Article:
The Party’s Over
Tony had promised to clean up after the party, and Tony was a man of his word. Still nursing a hangover, Tony dragged himself over to Fernando’s house. The two men had coffee, then walked into the fenced-in yard, scene of last night’s birthday revels.
The lawn was strewn with blown-up balloons and bottles and streamers, but after an hour of work, they managed to get it cleaned up. “Darn,” Fernando said, pointing up to a tree by the edge of the eight-foot-high wooden fence. A balloon was stuck in a top branch.
“I’d wait for a breeze to blow it off, but there hasn’t been a breeze in days.” Fernando climbed the tree. He was just a few inches from knocking free the balloon when he glanced into a window of Gil Dover’s house next door.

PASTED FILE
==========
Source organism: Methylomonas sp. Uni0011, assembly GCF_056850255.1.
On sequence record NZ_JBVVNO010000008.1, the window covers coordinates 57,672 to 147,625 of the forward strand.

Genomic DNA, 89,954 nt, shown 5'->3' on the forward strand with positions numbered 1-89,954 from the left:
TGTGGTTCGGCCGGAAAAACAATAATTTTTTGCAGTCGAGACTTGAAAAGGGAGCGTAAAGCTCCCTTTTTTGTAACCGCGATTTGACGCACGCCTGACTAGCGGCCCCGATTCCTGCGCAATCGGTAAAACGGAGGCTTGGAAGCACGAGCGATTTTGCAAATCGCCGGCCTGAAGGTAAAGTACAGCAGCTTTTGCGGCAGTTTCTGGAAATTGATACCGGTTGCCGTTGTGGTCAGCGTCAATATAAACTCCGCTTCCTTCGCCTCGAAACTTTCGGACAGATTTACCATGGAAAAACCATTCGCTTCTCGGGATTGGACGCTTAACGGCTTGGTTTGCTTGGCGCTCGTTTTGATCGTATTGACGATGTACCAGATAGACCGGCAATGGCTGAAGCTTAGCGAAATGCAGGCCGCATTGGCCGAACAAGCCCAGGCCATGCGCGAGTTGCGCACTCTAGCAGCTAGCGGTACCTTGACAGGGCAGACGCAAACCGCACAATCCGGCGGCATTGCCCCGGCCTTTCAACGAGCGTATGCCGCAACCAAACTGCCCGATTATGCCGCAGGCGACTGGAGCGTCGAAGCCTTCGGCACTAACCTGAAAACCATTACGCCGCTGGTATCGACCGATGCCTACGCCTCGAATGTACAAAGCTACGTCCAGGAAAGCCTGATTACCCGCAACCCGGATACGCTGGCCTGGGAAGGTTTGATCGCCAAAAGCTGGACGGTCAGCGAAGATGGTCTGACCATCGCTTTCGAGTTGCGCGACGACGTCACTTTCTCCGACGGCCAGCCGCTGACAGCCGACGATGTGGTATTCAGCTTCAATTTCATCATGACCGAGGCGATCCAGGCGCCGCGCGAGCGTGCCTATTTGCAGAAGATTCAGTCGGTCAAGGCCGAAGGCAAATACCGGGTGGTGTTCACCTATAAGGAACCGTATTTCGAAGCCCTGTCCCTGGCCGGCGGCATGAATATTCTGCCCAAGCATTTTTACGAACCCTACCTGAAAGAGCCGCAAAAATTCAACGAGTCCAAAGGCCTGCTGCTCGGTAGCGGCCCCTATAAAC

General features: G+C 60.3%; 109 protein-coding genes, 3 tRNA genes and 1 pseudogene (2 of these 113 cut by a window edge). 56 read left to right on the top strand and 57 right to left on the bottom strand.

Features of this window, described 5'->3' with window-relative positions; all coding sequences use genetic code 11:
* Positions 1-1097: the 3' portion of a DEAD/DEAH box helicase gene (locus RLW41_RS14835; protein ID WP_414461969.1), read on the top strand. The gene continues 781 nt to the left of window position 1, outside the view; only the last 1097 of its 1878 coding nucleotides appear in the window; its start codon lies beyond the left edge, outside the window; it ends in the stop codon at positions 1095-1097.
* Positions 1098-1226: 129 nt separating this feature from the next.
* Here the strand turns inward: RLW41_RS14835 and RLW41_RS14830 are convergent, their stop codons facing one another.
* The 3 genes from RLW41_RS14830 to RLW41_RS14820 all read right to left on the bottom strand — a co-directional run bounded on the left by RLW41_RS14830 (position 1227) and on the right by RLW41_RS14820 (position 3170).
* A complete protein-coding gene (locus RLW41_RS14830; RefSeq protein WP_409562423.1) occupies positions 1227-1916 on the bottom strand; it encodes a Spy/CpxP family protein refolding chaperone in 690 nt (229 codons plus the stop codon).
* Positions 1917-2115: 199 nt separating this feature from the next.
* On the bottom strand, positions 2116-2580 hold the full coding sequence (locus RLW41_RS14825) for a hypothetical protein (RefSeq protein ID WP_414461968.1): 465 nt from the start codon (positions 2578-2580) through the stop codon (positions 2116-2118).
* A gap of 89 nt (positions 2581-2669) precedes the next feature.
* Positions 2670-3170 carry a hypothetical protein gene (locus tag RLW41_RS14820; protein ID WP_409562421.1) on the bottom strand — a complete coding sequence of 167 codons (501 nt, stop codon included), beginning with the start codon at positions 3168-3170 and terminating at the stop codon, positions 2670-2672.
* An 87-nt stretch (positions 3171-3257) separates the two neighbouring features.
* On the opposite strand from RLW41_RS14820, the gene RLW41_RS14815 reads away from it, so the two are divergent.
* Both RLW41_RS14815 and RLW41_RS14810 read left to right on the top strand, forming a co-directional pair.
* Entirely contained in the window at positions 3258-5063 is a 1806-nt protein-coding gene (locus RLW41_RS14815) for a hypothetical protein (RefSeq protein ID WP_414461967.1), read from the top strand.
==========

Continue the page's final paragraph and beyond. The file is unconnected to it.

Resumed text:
“Looks like a robbery,” he yelled down. “Broken window. A big mess. Tony my phone’s not working. Go to the corner and call 911. I’ll meet you by Gill’s rear gate.” When the police arrived, Tony and Fernando were waiting outside the splintered gate to Gil Dover’s back yard.
“That’s how we found it,” Fernando explained. “We didn’t go in.” Upon entering, the police found what Fernando had said: a broken window, a big mess in the den—plus ten missing rare coins worth $ 100,000.
Gil Dover wasn’t too disturbed. “The coins were insured,” he reported. “My uncle left me the collection, and frankly I’d rather have the money. I usually put the alarm on. But today’s cleaning day. I don’t put it on when the house cleaner comes.”
But the cleaner had never come. AL, of Al’s domestic service, was at his own house across town. He said he got a message from his answering service to skip this week.
A sergeant checked his notes. “Dover says he left home at his usual time, 11a.m. Fernando looked over the fence at 11:30. Anyone could have broken in during that half-hour period.”
“Maybe,” his captain replied. “But I have a good idea who’s responsible.” Whodunit? And How?